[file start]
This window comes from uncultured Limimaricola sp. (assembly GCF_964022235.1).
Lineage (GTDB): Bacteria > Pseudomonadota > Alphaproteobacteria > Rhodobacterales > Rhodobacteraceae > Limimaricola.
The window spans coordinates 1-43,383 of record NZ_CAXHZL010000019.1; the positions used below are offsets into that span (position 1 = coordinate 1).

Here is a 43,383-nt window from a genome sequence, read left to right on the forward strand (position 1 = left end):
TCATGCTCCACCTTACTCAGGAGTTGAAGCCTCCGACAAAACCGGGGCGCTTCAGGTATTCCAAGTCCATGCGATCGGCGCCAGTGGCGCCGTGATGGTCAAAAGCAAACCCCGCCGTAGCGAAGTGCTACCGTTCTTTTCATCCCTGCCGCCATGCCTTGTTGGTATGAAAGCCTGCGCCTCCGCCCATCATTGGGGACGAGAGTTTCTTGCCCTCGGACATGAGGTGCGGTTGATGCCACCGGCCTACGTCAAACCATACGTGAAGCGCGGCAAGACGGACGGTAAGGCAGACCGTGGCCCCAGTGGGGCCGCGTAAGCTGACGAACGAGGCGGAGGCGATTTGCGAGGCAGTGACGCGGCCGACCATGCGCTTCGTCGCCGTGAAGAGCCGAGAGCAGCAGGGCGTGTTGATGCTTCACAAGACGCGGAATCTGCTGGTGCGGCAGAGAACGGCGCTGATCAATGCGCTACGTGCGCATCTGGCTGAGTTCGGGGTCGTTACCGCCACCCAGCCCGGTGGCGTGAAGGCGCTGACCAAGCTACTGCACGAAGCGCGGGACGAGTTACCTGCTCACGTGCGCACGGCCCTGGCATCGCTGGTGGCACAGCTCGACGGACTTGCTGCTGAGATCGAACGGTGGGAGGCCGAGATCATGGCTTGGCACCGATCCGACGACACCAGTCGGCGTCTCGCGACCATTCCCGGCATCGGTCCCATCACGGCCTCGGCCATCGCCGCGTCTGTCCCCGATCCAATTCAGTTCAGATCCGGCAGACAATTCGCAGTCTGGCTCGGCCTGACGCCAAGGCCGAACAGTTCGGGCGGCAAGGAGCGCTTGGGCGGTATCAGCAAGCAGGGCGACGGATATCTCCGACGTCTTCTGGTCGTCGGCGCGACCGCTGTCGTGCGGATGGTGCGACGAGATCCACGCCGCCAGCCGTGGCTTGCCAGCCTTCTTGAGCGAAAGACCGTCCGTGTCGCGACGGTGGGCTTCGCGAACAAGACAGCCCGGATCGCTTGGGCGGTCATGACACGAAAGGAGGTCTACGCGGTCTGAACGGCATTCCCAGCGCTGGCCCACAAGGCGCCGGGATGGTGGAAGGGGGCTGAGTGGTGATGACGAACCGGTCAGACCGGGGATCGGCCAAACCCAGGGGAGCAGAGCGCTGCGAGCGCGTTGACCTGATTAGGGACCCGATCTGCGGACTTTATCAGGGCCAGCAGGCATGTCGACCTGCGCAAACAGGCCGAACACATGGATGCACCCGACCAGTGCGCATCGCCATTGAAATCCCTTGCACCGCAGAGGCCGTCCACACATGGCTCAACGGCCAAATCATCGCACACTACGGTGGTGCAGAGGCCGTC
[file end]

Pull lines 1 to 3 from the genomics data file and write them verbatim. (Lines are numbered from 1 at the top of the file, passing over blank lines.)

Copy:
This window comes from uncultured Limimaricola sp. (assembly GCF_964022235.1).
Lineage (GTDB): Bacteria > Pseudomonadota > Alphaproteobacteria > Rhodobacterales > Rhodobacteraceae > Limimaricola.
The window spans coordinates 1-43,383 of record NZ_CAXHZL010000019.1; the positions used below are offsets into that span (position 1 = coordinate 1).